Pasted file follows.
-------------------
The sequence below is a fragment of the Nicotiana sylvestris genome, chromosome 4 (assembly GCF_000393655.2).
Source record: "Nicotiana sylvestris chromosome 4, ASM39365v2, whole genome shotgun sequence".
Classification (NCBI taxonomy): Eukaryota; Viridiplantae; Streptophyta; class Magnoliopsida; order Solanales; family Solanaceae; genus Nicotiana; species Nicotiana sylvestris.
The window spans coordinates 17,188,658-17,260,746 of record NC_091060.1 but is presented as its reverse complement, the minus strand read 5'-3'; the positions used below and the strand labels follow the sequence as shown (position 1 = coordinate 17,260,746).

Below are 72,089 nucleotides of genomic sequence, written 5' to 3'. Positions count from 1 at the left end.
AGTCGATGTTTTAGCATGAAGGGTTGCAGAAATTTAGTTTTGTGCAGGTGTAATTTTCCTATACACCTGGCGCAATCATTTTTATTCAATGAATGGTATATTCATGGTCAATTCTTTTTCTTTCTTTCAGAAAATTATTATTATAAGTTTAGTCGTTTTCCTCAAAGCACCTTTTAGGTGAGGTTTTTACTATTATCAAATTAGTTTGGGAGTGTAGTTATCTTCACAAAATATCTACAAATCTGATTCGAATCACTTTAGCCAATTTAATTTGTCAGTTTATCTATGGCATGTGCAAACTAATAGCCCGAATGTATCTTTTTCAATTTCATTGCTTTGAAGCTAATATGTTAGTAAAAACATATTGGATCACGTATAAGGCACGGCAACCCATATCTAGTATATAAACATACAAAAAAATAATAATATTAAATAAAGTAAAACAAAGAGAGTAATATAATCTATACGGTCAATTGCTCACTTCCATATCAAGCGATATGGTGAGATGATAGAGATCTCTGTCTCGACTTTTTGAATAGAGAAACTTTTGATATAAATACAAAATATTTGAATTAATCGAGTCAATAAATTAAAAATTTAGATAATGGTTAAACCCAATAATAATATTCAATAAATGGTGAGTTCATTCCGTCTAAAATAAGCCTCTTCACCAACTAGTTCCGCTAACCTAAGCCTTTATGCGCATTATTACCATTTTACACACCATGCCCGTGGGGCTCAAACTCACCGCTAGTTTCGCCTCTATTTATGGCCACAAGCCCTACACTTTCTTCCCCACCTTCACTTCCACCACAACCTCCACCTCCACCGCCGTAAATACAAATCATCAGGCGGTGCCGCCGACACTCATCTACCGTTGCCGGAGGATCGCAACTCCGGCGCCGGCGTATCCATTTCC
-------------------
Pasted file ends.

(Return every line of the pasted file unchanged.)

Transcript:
The sequence below is a fragment of the Nicotiana sylvestris genome, chromosome 4 (assembly GCF_000393655.2).
Source record: "Nicotiana sylvestris chromosome 4, ASM39365v2, whole genome shotgun sequence".
Classification (NCBI taxonomy): Eukaryota; Viridiplantae; Streptophyta; class Magnoliopsida; order Solanales; family Solanaceae; genus Nicotiana; species Nicotiana sylvestris.
The window spans coordinates 17,188,658-17,260,746 of record NC_091060.1 but is presented as its reverse complement, the minus strand read 5'-3'; the positions used below and the strand labels follow the sequence as shown (position 1 = coordinate 17,260,746).

Below are 72,089 nucleotides of genomic sequence, written 5' to 3'. Positions count from 1 at the left end.
AGTCGATGTTTTAGCATGAAGGGTTGCAGAAATTTAGTTTTGTGCAGGTGTAATTTTCCTATACACCTGGCGCAATCATTTTTATTCAATGAATGGTATATTCATGGTCAATTCTTTTTCTTTCTTTCAGAAAATTATTATTATAAGTTTAGTCGTTTTCCTCAAAGCACCTTTTAGGTGAGGTTTTTACTATTATCAAATTAGTTTGGGAGTGTAGTTATCTTCACAAAATATCTACAAATCTGATTCGAATCACTTTAGCCAATTTAATTTGTCAGTTTATCTATGGCATGTGCAAACTAATAGCCCGAATGTATCTTTTTCAATTTCATTGCTTTGAAGCTAATATGTTAGTAAAAACATATTGGATCACGTATAAGGCACGGCAACCCATATCTAGTATATAAACATACAAAAAAATAATAATATTAAATAAAGTAAAACAAAGAGAGTAATATAATCTATACGGTCAATTGCTCACTTCCATATCAAGCGATATGGTGAGATGATAGAGATCTCTGTCTCGACTTTTTGAATAGAGAAACTTTTGATATAAATACAAAATATTTGAATTAATCGAGTCAATAAATTAAAAATTTAGATAATGGTTAAACCCAATAATAATATTCAATAAATGGTGAGTTCATTCCGTCTAAAATAAGCCTCTTCACCAACTAGTTCCGCTAACCTAAGCCTTTATGCGCATTATTACCATTTTACACACCATGCCCGTGGGGCTCAAACTCACCGCTAGTTTCGCCTCTATTTATGGCCACAAGCCCTACACTTTCTTCCCCACCTTCACTTCCACCACAACCTCCACCTCCACCGCCGTAAATACAAATCATCAGGCGGTGCCGCCGACACTCATCTACCGTTGCCGGAGGATCGCAACTCCGGCGCCGGCGTATCCATTTCC